For these or any other environmental tracer, age applies to the date of introduction of the chemical substance into the water and not to the water itself. The accuracy of a determined age depends in part on the estimate of the initial concentrations at the time of recharge and how perfectly the tracer substance moves with water. The ages or travel times calculated assume no dilution by mixing or delay by interaction with aquifer materials, which are common processes for contaminants moving with ground water. Wells that have long screened intervals may produce a mixture of water from several parts of an aquifer system that have different recharge areas and flow paths, which would yield different ground-water ages. The concentrations of all substances moving with water through the unsaturated zone and beneath the water table are affected, to some extent, by transport and chemical processes, including dispersion, mixing, degradation, and sorption. In Alaska, the presence of most manmade substances in a ground-water sample indicates some recent recharge (within about the last 50 years).


Tritium (3H or hydrogen-3), a radioactive isotope of hydrogen that has two neutrons and one proton in its nucleus, is produced naturally in the upper atmosphere from the bombardment of nitrogen by neutrons in cosmic radiation. It combines with oxygen and hydrogen and is incorporated directly into a water molecule, which moves with other water molecules through the hydrologic cycle. Tritium, which has a half-life of 12.4 years, decays to the stable isotope helium-3 (3He) by beta release. Prior to the initiation of atmospheric testing of nuclear weapons in 1953, the natural tritium content in precipitation was low, less than 20 tritium units (TU) and possibly as low as about 5 TU. (A tritium unit is equivalent to 1 tritium atom in 1018 atoms of hydrogen.) The explosions of nuclear devices resulted in peak tritium concentrations in precipitation during 1963–64 and a large input of tritium to the ground-water system. Concentrations in precipitation in Anchorage— measured in monthly composite samples and reported by the International Atomic Energy Agency/World Meteorological Organization 2001)—reached a peak of 6,100 TU in July 1963 declined to approximately the natural background range during the 1990s (Fig. 3). The decline of tritium in precipitation since 1963 is radioactive decay (about 5.5 percent per year) attenuation by the oceans and ground water. Much of the scatter in the tritium concentrations precipitation is due to circulation of upper-level masses and the movement of the jet stream.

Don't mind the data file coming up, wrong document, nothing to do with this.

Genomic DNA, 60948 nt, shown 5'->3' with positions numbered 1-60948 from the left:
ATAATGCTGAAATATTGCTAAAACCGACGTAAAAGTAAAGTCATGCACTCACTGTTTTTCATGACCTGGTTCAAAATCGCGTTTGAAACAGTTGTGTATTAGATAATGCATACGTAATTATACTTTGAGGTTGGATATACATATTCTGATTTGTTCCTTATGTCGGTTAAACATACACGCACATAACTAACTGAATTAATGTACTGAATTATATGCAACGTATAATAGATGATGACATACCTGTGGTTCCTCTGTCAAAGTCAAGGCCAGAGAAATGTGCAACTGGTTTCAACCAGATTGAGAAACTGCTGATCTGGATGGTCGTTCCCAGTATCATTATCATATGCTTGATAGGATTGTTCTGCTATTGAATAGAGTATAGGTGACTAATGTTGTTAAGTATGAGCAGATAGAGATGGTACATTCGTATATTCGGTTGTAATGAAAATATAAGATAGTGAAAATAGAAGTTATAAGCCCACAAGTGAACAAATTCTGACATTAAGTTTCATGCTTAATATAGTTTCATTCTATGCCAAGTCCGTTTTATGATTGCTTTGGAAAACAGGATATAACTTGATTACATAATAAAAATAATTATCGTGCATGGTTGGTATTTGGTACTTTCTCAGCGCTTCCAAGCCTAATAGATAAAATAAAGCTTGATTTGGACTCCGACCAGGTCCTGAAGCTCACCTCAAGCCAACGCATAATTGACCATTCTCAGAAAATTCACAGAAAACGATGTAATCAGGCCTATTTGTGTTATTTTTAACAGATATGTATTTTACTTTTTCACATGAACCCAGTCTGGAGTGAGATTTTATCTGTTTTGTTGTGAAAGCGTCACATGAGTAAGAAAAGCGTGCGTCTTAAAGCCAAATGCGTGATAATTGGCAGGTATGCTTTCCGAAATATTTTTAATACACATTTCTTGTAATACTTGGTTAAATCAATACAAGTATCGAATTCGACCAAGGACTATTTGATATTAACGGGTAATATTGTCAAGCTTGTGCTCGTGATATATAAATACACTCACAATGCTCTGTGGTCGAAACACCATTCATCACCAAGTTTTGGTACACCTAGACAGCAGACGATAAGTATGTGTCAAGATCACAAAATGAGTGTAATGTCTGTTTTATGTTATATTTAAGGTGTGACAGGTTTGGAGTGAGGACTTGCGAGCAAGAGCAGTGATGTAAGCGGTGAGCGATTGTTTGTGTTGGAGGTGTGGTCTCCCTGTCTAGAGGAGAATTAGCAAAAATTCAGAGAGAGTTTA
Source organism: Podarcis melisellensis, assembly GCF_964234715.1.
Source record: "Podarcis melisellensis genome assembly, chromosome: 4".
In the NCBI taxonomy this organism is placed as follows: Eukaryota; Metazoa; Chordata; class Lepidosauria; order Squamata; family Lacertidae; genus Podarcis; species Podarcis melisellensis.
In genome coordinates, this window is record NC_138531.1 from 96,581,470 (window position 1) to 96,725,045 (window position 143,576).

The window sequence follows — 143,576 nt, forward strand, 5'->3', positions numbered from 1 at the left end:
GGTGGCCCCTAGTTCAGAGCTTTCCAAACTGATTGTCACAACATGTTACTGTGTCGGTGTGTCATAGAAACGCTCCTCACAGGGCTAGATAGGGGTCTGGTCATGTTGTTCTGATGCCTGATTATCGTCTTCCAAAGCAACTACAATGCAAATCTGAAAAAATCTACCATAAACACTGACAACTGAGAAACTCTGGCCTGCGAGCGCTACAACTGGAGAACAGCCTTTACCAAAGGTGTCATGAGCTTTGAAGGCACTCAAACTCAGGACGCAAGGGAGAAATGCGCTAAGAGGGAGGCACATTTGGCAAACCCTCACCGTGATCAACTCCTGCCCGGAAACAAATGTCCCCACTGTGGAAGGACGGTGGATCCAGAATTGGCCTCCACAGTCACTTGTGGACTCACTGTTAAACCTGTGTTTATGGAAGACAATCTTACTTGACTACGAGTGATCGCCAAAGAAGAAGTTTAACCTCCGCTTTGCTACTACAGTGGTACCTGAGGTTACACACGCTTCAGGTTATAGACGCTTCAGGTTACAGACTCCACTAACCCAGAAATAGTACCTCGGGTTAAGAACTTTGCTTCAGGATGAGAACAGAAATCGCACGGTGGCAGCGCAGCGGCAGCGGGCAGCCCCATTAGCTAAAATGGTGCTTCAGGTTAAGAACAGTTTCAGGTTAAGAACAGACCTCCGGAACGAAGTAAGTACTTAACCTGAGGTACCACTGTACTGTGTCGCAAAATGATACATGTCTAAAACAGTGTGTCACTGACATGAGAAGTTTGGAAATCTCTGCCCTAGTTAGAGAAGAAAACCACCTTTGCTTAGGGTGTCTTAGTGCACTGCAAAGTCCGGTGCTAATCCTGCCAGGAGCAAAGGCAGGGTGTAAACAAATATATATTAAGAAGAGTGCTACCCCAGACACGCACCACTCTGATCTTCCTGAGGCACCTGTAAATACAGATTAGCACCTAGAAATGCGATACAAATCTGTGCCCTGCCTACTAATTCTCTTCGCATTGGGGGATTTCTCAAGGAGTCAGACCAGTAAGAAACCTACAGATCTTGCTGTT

Figure 3.
Figure 3. Concentrations of tritium in composite monthly precipitation samples collected at Anchorage, Alaska, reached a peak of 6,100 tritium units (TU) in 1963 and declined to a range of 4–17 TU during 1998 (data from International Atomic Energy Agency/World Meteorological Organization, 2001). Diagonal lines represent the tritium concentration due to radioactive decay after the precipitation has infiltrated the ground. A sample collected in 1999 that contained about 12 TU could have been recharged in about 1961 or any time during 1972–99 (solid line).


Tritium’s concentration decreases 50 percent every 12.4 years. This relatively rapid natural decay makes tritium an excellent indicator of recent ground-water recharge because water samples containing no detectable concentrations of tritium indicate that post-1953 water is not present in significant amounts. Water samples containing tritium at concentrations greater than 1 TU indicate some active ground-water recharge since 1953. Concentrations greater than 30 TU indicate that a considerable amount of the water was recharged during the 1960s or 1970s. A concentration greater than 300 TU would indicate water recharged in about 1963–64.


Ground-water age estimates can be improved by measuring the concentrations of the radioactive parent (tritium) and its stable daughter product (helium-3) in a ground-water sample. If all the helium-3 was derived from tritium decay and from air, a sample’s age can be calculated from the following formula:




T1/2=12.4, half life of tritium, in years;

3Hetrit is amount of tritiogenic helium-3 (3He

derived from radioactive decay of tritium in

water), in tritium units; and

3H is sample’s tritium concentration, in

tritium units.


However, helium-3 in ground water also can be derived from the Earth’s crust and mantle and from nuclear fission of lithium. Helium-3 also can be lost from ground water through diffusion of gases across the water table to the unsaturated zone. Measurements of the concentrations of helium-4 and neon and the relative abundances of helium isotopes (3He/4He) and noble gases (He/Ne) in the sample can be used to estimate these amounts and to adjust the apparent ages, if needed.


Tritium/helium-3 analyses of ground water collected from 30 wells were performed at the Noble Gas Laboratory of the Lamont–Doherty Earth Observatory of Columbia University in Palisades, N.Y. In the laboratory, each water sample was degassed by using a vacuum-extraction system. After purification and separation of the helium and neon gases by means of a cryogenic cold trap, the 4He concentration was measured and the 3He/4He and He/Ne ratios determined. Tritium concentrations ranged from less than 1 to 34.6 TU (Table 1). The median value was 12.9 TU, and the median analytical precision was +0.3 TU. Of the 30 samples, 28 had tritium concentrations greater than 1 TU, indicating that these samples contained some modern ground water. Apparent ground-water ages, as estimated by Peter Schlosser and others at the Lamont–Doherty Earth Observatory, ranged from less than 1 to greater than 50 years, with a median age of about 18 years. About 30 percent of the wells (9 out of 30) yielded water that may have been recharged within the last 10 years.